In my previous post, I mentioned that I have recently moved to Revelstoke, British Columbia. By ‘recently,’ I mean that I have been calling this small mountain town my home for merely a month.
But what a month it has been! Today being the eve of the start to my life’s biggest adventure (yet), I have decided to reflect on how Revelstoke has already had a positive impact on my life as a whole. This place has done a lot for me in these too few weeks. Tomorrow, I have to leave it for two months. Well, I don’t really have to. I have the opportunity to bike from Vernon, BC, all the way down to San Francisco, along the West Coast, on the Route 101. With my friend Taylor, we’ve been planning this trip for months and months. For both of us, it is our graduation present from our families. Needless to say, we are incredibly excited. At this moment, all my gear is spread out on my bed and I need to find space for it all in a bit over 70 litres of biking panniers.
Still, though, I feel a little pang in my heart when I think of leaving. I have fallen in love with this town and its mountains, rivers, and forests – and its people, community, and vibe, too. I already feel what is commonly referred to as ‘Revelstuck’: when one comes to Revelstoke but, somehow, never ends up leaving (I plan on leaving in the spring but we’ll see if that ends up happening). But I guess that, when I return from my incredible adventure, I’ll fall in love with this place anew. And there should be snow and backcountry skiing opportunities by the time I get back. So really, Taylor and I have planned this trip perfectly – we’re missing the bleak Interior British Columbia shoulder season.
What makes this little town this amazing, then? Its incredible backdrop, for once. The Monashees, Columbias, and Selkirks are right there, opening up their arms to those eager to explore them and summit their mountains. Two national parks right at Revelstoke’s doorstep? If that isn’t a testament to how incredibly beautiful nature is around here, I don’t know what is. Then, there’s the obvious opportunities that come with the city’s amazing location in the heart of the mountains. As far as mountain biking goes (which is one of my favourite activities), the terrain around Revelstoke has created, together with people’s passion, several incredible and fun trail networks. There’s numerous hiking trails. As far as trail running goes, there is a reason that I’ve read somewhere, once, that Revelstoke is a trail running Mecca.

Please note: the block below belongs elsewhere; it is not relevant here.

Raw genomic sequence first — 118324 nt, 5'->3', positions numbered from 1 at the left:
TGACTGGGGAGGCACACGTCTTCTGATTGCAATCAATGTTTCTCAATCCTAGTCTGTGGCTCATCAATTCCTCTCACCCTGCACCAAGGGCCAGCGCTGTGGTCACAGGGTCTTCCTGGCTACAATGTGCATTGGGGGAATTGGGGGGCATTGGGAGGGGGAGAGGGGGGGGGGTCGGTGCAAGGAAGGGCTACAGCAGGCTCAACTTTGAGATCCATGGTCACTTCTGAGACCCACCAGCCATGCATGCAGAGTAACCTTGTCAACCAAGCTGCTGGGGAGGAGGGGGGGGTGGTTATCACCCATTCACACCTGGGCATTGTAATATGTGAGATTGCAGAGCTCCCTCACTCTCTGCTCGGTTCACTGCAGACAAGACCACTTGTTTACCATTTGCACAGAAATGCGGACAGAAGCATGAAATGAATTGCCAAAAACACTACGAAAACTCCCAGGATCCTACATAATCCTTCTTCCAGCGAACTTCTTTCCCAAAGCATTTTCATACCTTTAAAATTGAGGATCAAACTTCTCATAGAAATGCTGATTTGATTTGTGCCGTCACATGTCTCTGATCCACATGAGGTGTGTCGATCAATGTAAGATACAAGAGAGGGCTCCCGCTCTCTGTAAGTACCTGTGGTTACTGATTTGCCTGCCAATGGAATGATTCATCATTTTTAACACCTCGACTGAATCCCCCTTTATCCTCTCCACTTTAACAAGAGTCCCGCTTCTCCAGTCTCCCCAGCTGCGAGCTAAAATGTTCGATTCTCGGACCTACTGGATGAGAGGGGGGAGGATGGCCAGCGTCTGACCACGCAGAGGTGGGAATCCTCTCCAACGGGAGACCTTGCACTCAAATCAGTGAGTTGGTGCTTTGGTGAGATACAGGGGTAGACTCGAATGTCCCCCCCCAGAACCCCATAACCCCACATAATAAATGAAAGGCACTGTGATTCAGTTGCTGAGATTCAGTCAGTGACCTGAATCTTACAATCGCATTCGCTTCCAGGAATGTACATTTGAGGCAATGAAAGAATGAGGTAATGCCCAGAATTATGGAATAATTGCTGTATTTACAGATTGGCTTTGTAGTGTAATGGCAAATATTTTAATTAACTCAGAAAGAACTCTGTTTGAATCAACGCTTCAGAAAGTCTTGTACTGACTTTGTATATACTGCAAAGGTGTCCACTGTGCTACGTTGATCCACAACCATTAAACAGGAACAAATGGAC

As far as the city itself goes, I obviously haven’t been here for long enough to really get insight into its community. I have barely scratched the surface in that respect. But what I’ve seen and experienced so far and the people that I have met and been on adventures with let me believe that the spirit of Revelstoke is inclusive, open-minded, and tightly knit. At least for someone as me – outdoorsy, sporty, always wanting to spend time with Mother Nature and not minding breaking a sweat to do so – there is a huge community of others just like me who seem to like this place for the exact same reasons as I do. The density of young outdoorsy folk relative to the total population is definitely way higher than in Kelowna, where I have lived for the past four years.
Furthermore, Revelstoke is tiny, quaint, thus obviously lacking the terrible traffic and unfathomable urban sprawl that I hated so much in Kelowna. Speaking of Interior British Columbia’s biggest city, I realize now that I am extremely glad that I have left it. Many people love the Okanagan – but I now know that it was never for me. I much prefer a smaller town that is actually located in the middle of real mountains. It enables me to live the life I want to live every day, not only on weekends. There’s a reason the slogan ‘where life doesn’t get in the way of living’ so accurately describes Revelstoke.
In the past few weeks, I’ve been out and about a lot. I went on moonlight missions up on the top of Revelstoke Mountain Resort, participated in several of the infamous Pedal’n’Pint mountain bike rides, ran two trail races, swam upstream of the dam, camped on Mount Begbie, went alpine climbing for the first time, rode my mountain bike in the alpine, and explored many corners of the town and its surroundings. It’s been a busy August for which I am extremely grateful. Really, this was hands down the best month of my summer and a great end to it. Now it is time for me to face the biggest challenge of my life. I’ll be back in this city in two months with legs of steel, ready to ski.